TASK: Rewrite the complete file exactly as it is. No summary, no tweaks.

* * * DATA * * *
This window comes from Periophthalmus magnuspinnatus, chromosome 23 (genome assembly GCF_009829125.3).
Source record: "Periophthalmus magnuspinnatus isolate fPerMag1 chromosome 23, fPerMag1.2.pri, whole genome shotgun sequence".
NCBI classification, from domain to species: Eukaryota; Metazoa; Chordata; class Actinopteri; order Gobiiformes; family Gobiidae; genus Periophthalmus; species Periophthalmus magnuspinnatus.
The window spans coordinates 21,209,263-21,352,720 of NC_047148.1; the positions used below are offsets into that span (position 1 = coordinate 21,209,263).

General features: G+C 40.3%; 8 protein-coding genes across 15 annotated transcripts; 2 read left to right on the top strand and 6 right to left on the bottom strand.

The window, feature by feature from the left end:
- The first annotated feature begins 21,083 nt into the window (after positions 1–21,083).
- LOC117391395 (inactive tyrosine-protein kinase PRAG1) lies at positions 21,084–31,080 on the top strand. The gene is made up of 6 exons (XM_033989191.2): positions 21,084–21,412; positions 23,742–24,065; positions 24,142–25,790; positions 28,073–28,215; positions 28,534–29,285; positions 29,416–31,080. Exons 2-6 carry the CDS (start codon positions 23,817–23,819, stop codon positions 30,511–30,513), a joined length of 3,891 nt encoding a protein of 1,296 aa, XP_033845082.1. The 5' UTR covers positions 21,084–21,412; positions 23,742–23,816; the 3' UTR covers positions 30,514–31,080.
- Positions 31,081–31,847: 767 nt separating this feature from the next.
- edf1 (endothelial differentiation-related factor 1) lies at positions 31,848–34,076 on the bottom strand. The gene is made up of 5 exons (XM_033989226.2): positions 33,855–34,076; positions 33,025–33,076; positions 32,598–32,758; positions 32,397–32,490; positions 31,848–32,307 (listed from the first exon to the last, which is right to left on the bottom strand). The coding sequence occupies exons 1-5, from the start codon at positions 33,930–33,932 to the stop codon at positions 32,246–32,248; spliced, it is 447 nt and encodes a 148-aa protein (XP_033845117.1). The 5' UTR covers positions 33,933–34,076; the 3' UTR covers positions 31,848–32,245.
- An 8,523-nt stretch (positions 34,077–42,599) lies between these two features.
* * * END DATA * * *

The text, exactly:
This window comes from Periophthalmus magnuspinnatus, chromosome 23 (genome assembly GCF_009829125.3).
Source record: "Periophthalmus magnuspinnatus isolate fPerMag1 chromosome 23, fPerMag1.2.pri, whole genome shotgun sequence".
NCBI classification, from domain to species: Eukaryota; Metazoa; Chordata; class Actinopteri; order Gobiiformes; family Gobiidae; genus Periophthalmus; species Periophthalmus magnuspinnatus.
The window spans coordinates 21,209,263-21,352,720 of NC_047148.1; the positions used below are offsets into that span (position 1 = coordinate 21,209,263).

General features: G+C 40.3%; 8 protein-coding genes across 15 annotated transcripts; 2 read left to right on the top strand and 6 right to left on the bottom strand.

The window, feature by feature from the left end:
- The first annotated feature begins 21,083 nt into the window (after positions 1–21,083).
- LOC117391395 (inactive tyrosine-protein kinase PRAG1) lies at positions 21,084–31,080 on the top strand. The gene is made up of 6 exons (XM_033989191.2): positions 21,084–21,412; positions 23,742–24,065; positions 24,142–25,790; positions 28,073–28,215; positions 28,534–29,285; positions 29,416–31,080. Exons 2-6 carry the CDS (start codon positions 23,817–23,819, stop codon positions 30,511–30,513), a joined length of 3,891 nt encoding a protein of 1,296 aa, XP_033845082.1. The 5' UTR covers positions 21,084–21,412; positions 23,742–23,816; the 3' UTR covers positions 30,514–31,080.
- Positions 31,081–31,847: 767 nt separating this feature from the next.
- edf1 (endothelial differentiation-related factor 1) lies at positions 31,848–34,076 on the bottom strand. The gene is made up of 5 exons (XM_033989226.2): positions 33,855–34,076; positions 33,025–33,076; positions 32,598–32,758; positions 32,397–32,490; positions 31,848–32,307 (listed from the first exon to the last, which is right to left on the bottom strand). The coding sequence occupies exons 1-5, from the start codon at positions 33,930–33,932 to the stop codon at positions 32,246–32,248; spliced, it is 447 nt and encodes a 148-aa protein (XP_033845117.1). The 5' UTR covers positions 33,933–34,076; the 3' UTR covers positions 31,848–32,245.
- An 8,523-nt stretch (positions 34,077–42,599) lies between these two features.